Policy facts

The editorial entitled Dangerous words published on The Lancet starts stating that “Medicine is underpinned by both art and science. Art that relies upon strong therapeutic relationships with patients and populations. And science that brings statistical rigour to clinical and public health practice”. This statement introduces the decision of Trump administration to ban words like health equity, vulnerable, entitlement, diversity, transgender, fetus, evidence-based, and science-based from government documents for the US$7 billion budget discussions about the Centers for Disease Control and Prevention (CDC).

Based on the collection of best practices on this platform, ASSET experts prepared a document outlining the guidelines of civil society involvement in public health projects.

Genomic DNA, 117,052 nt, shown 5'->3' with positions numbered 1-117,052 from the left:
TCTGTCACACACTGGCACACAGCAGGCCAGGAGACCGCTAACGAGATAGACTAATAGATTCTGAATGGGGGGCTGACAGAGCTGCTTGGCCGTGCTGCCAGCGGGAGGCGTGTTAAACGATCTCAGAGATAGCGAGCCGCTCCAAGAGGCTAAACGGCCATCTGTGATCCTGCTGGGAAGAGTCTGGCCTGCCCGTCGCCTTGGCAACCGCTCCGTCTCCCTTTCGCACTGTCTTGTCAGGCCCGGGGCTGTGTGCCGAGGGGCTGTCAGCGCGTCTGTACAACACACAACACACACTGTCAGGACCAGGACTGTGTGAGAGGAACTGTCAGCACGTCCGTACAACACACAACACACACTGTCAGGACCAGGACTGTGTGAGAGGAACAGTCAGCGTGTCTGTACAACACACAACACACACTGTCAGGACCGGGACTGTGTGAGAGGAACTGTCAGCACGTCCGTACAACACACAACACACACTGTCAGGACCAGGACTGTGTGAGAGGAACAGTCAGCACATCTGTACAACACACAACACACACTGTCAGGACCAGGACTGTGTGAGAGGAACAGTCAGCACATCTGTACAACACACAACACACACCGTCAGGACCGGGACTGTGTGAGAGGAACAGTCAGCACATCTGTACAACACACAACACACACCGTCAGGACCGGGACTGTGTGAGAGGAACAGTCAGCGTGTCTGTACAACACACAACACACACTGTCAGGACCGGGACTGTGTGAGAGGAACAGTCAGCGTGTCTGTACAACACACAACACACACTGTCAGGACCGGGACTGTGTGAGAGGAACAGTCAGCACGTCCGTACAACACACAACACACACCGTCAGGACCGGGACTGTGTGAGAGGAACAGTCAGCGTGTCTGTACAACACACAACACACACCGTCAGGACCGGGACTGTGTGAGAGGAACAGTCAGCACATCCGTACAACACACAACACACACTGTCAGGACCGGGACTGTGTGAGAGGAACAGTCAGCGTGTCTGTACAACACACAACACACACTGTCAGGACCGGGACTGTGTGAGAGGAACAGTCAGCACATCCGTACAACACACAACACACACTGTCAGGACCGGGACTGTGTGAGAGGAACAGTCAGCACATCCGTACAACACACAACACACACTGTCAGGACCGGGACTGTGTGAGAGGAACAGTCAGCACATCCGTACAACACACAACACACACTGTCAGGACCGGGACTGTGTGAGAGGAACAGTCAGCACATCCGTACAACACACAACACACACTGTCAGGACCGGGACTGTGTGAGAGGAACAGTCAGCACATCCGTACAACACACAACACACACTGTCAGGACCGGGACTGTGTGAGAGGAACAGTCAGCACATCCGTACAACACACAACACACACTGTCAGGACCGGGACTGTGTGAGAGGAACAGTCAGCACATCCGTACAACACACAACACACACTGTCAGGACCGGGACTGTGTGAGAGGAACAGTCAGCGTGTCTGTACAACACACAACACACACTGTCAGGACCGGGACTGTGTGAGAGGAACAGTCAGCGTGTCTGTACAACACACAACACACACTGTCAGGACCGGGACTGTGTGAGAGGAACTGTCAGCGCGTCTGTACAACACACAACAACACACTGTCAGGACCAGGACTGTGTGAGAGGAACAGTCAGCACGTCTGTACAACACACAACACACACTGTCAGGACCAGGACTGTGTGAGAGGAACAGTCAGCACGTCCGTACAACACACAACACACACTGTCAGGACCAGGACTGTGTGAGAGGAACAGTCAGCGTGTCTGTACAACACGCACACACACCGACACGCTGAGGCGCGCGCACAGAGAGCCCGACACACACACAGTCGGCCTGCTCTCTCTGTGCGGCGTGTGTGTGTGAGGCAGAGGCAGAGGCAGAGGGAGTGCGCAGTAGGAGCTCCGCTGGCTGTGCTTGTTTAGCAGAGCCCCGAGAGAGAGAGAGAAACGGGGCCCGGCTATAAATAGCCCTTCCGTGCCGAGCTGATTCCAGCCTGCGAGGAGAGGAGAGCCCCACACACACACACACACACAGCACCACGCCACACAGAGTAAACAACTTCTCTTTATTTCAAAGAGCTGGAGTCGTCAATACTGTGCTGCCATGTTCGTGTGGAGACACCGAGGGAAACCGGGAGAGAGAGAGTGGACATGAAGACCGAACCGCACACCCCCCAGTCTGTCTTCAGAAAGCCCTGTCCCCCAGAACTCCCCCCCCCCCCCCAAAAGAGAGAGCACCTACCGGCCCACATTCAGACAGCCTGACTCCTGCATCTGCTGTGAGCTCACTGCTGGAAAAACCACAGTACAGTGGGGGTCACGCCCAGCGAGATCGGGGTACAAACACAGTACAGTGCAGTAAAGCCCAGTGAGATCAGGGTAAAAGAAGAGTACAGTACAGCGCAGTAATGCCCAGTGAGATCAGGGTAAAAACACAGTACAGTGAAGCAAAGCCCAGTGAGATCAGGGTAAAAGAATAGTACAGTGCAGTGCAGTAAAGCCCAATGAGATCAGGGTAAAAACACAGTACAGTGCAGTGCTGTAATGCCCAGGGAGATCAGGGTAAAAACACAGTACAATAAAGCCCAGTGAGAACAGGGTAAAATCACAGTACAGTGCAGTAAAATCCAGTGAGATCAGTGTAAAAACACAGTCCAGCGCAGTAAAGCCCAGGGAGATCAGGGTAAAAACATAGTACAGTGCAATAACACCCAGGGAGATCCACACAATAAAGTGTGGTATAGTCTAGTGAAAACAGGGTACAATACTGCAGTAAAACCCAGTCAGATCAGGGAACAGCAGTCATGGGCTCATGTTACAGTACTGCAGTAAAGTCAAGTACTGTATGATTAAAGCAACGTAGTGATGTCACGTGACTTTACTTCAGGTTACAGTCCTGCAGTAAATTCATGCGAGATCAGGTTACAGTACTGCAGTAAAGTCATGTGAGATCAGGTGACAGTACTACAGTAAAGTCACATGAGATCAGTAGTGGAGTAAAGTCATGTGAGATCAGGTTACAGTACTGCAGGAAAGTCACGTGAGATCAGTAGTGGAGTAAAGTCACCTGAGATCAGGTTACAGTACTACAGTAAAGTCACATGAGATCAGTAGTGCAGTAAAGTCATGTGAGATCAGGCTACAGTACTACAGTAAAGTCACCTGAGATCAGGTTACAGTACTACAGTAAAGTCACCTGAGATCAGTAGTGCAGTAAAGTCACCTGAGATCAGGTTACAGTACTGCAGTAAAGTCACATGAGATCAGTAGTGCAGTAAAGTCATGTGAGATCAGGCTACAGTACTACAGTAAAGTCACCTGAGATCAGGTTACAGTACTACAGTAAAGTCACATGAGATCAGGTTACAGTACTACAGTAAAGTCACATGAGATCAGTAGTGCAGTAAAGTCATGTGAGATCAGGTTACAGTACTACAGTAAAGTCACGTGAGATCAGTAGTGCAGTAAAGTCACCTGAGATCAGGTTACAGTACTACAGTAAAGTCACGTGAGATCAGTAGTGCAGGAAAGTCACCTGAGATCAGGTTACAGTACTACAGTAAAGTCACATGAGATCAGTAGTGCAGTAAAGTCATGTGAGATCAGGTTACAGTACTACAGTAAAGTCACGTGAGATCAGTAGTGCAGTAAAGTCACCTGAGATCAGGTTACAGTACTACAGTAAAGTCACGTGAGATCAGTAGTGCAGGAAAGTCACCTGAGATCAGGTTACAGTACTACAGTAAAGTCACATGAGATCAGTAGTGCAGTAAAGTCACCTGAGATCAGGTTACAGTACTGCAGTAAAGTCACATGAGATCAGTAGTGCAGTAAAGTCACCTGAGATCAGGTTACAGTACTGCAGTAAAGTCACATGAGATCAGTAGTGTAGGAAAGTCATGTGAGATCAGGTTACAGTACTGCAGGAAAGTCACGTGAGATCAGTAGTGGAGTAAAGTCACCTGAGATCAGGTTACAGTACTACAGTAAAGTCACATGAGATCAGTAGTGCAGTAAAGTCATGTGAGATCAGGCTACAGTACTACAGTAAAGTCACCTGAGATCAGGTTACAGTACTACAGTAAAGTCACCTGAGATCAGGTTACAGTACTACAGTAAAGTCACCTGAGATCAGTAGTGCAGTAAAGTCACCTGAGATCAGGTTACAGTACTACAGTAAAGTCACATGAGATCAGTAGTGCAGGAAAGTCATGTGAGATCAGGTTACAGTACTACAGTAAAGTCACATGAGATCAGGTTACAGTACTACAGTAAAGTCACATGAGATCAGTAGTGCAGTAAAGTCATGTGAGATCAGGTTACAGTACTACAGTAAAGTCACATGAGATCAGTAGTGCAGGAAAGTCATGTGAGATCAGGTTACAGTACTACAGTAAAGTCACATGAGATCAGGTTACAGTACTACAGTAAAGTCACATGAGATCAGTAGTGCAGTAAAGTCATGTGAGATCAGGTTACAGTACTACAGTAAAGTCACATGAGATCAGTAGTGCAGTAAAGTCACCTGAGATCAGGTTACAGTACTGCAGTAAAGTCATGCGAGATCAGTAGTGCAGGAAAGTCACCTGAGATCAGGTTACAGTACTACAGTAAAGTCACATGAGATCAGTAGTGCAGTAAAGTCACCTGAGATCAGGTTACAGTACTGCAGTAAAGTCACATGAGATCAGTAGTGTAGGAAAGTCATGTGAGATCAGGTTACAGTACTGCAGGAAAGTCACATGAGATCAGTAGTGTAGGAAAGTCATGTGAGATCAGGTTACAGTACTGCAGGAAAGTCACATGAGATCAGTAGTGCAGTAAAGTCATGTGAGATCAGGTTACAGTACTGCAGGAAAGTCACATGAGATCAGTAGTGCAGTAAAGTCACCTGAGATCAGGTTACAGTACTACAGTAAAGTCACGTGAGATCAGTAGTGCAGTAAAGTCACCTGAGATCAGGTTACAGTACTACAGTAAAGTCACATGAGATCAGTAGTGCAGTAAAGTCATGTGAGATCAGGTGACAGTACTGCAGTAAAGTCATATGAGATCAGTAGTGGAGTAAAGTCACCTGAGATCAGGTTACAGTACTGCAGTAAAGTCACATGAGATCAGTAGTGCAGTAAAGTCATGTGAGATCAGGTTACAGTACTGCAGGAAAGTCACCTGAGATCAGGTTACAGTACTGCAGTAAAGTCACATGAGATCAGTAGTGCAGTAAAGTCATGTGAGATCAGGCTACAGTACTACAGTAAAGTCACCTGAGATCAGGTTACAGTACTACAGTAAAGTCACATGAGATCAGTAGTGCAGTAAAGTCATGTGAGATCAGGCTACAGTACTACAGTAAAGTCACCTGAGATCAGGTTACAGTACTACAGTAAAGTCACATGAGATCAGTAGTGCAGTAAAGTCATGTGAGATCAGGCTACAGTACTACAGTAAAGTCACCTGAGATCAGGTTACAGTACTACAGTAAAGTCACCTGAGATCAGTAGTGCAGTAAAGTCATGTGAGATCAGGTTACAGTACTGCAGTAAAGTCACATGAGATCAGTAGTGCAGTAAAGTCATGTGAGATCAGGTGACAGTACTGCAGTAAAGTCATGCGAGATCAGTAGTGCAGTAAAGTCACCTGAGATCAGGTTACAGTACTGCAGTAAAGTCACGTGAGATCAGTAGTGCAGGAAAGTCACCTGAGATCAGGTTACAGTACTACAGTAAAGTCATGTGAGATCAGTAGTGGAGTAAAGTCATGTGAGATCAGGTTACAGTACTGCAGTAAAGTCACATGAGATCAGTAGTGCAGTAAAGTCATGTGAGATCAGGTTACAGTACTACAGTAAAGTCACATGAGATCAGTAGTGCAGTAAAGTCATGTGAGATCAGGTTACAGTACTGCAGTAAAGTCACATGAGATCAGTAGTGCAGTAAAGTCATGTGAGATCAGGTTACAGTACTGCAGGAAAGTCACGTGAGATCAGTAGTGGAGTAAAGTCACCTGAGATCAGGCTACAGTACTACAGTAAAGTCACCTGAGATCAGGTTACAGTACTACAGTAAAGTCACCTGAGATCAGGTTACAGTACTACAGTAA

There are a number of groups that are especially vulnerable in terms of susceptibility to influenza and barriers to accessing vaccinations. This may lead to larger problems in case of a pandemic; for example, in the H1N1 2009 outbreak in Australia, indigenous Australians, a hard to reach group, were overrepresented in rates of hospitalisation (Seale et al 2010). Hard to reach groups may have adverse health outcomes, and the complex interplay of gender and social and economic marginalisation makes this a particular issue for women (Davidson et al 2011).

In order to improve the effectiveness of the Best Practice Platform, a few interviews to the coordinators of some of the initiatives have been uploaded on the database. These interviews add further information about the European Immunization Week (EIW)Immuniser Lyon, the French Citizen Consultation on Vaccination, and the Health mediation program in Bulgaria. 

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MMLAP and other EU Projects